My Grandfather Essay
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“The true measure of a man is how he treats someone who can do him absolutely no good.” This quote by Samuel Johnson reminds of one person more than anyone else. A person so selfless, so generous yet he was a part of this same world we all live in, he inhaled the same air we do yet the ideas behind his words have a much different perspective than anything I have seen. This person was my grandfather Haji Qasim. Almost all of the memories I have of my grandfather are from a young age when all my relatives used to meet at my grandparents penthouse apartment.
These get togethers were almost like weekly or family reunions. My cousins and I have had some of our best memories in that apartment and we also learned some very valuable lessons. My grandfather was a person who could always see the best in people and see the bright side of any bad situation.
His generosity was unparalleled, but his most outstanding quality was his honesty which amazed everyone he met.
I. Sees the best in people and situations
A. Don’t Judge a book by it’s cover
My grandfather always saw the best in people and always gave people with a bad first impression the benefit of the doubt.
* I remember– Chinese restaurant to celebrate the first of my cousins going off to college.
* Aunts, uncles and my grandparents were there. After being seated we were all given individual menus
* Although at the time I was too young to even read the menu
* After a few minutes a waiter came up to us.BUT
* Unlike the other waiters Dirty white shirt, tie was loose, unshaven, (pause) his hair was a mess and he had the look of someone who had just woken up.
* Said, “Whadaya dam Indians want” as he pulled out pencil from behind his ear. His unprofessionalism offended one of my uncles so much that he was about to punch the guy when my grandfather told him to sit down.
* He took him aside and spoke to him out of our earshot. Surprisingly the man came back and had tears in eyes and apologized.
* Although I was very confused I didn’t ask any questions.
* Later I learned from my cousins that our grandfather had asked the man what was wrong and after a few rude answers he finally told him that his wife of 5 years had terminal lung cancer and that is why he was being so rude.
* Although I don’t remember that day very well I do remember the lesson I learned. Now in my own life I try my best not to judge people based on their first impression
A. General store change.
* My grandfather always talked about the right thing to do. According to him there was there were only 2 options, the right thing to do and having done nothing at all.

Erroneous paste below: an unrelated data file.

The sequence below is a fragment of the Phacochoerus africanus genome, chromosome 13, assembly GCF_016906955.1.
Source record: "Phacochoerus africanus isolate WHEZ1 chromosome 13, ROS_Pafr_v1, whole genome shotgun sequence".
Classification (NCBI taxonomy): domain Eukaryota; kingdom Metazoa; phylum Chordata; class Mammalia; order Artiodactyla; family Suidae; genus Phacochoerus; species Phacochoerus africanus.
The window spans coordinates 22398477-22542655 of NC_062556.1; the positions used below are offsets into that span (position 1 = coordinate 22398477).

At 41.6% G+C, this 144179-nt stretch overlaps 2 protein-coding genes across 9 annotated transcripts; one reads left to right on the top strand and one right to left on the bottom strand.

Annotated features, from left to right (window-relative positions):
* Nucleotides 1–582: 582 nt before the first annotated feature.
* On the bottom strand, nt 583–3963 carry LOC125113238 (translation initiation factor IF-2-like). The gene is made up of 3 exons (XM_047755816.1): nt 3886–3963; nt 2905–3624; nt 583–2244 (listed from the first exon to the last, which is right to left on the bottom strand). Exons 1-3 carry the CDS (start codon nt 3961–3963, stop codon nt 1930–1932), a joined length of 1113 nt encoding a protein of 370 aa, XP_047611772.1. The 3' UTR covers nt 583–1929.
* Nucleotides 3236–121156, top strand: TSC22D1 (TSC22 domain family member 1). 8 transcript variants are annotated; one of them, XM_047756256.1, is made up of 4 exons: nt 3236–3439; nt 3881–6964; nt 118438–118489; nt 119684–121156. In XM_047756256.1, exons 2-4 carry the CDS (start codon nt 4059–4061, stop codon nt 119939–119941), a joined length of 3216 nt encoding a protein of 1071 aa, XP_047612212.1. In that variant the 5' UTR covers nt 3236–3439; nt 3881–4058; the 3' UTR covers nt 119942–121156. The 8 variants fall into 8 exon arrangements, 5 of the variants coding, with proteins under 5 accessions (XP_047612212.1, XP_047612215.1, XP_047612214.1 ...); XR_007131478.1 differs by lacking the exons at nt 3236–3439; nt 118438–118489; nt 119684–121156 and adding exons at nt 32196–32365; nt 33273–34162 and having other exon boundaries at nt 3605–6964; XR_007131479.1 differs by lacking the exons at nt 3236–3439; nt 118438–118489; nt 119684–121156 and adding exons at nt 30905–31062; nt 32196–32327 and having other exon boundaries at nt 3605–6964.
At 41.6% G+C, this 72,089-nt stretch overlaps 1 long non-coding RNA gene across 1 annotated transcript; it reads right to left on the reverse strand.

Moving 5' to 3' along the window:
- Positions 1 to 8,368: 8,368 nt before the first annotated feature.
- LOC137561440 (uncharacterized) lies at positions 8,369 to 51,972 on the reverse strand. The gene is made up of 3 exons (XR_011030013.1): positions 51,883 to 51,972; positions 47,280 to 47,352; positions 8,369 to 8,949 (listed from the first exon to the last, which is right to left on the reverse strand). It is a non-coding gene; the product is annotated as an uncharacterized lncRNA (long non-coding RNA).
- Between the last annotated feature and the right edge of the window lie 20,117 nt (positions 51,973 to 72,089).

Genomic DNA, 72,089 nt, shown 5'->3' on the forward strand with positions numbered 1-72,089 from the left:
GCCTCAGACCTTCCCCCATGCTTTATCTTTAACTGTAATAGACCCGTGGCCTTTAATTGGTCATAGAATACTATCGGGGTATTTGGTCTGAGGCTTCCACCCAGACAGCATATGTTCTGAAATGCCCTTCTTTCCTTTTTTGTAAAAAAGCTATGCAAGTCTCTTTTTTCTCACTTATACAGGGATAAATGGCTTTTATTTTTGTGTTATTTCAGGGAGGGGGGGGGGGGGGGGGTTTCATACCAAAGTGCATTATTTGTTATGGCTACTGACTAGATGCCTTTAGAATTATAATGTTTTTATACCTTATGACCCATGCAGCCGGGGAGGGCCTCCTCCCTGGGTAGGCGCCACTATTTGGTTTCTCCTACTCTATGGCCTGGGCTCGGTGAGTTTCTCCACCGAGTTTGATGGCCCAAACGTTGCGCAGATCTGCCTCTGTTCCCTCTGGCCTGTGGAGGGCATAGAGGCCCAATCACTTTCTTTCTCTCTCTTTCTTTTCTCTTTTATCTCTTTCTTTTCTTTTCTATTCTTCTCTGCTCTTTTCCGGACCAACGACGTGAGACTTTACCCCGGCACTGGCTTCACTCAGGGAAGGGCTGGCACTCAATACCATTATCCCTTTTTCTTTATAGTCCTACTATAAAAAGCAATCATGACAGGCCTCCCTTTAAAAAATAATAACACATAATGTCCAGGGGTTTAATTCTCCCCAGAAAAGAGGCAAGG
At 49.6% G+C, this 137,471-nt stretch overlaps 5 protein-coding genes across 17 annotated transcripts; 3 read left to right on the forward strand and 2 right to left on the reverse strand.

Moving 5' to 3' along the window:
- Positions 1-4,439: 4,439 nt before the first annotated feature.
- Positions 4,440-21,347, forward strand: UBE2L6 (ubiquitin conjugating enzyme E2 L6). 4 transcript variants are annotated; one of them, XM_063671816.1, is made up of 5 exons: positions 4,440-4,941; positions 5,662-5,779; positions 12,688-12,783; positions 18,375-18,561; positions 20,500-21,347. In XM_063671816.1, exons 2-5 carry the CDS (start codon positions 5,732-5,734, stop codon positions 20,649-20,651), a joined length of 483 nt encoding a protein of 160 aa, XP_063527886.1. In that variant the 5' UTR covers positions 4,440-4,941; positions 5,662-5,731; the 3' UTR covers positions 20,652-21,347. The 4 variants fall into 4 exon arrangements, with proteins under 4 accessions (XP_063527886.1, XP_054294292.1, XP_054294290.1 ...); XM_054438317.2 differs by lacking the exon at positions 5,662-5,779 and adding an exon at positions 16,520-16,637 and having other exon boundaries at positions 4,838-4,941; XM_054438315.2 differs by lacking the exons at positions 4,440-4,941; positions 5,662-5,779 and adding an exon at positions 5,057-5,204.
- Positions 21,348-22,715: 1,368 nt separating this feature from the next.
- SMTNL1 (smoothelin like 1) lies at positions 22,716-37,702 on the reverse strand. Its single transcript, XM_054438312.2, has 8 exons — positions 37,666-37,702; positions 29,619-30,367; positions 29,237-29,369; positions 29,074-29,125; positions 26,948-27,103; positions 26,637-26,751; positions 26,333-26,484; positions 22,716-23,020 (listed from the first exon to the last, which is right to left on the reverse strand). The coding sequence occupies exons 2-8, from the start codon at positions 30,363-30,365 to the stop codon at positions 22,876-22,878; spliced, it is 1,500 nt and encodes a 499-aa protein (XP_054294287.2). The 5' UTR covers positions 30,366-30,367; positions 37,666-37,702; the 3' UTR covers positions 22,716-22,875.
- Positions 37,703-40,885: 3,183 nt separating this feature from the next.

* I remember one day when a bunch of my cousins were sitting around in the “Pinnacle” which is what we called the apartment building our grandparents live in. Our grandfather decided to take us to the general store to buy us all candy. Now this may seem weird to you but this was a tradition in our family to go buy candy whenever we were at our grandparent’s apartment during the day.
* After we had made our selection the cashier said to my grandfather “that will be 14.50” and my grandfather paid the cashier and took his change. As we were walking back eating our candy nearly half way home my grandfather stopped us and made us walk all the way back to store. We followed him as he got in line again with the same cashier. When it was our turn my grandfather told the cashier that he had given him and extra ten dollars in change from before.
* Not only was the cashier amazed but he told us that it was inspiring to have someone be so honest in his dealings because usually the opposite happens claim they got less change back from the cashier.
* Not only is my grandfather’s way of thinking refreshing but it is also contagious. When I was with him I also started to see the best in people and I learned not judge them by their looks or what they are wearing.
* I always thought that my grandfather was a role model for me to follow but he was much more than that. He was the glue that kept my entire family together. After he passed away in the hospital at the age of 73 our whole family drifted apart. I now have cousins in all parts of the world. Some are Canada, Pakistan, California, New York, and Georgia.
* We no longer have those reunions we used to. And only now do I truly appreciate how great those times we had. I guess it’s true what they say “You don’t know what you had until it’s gone”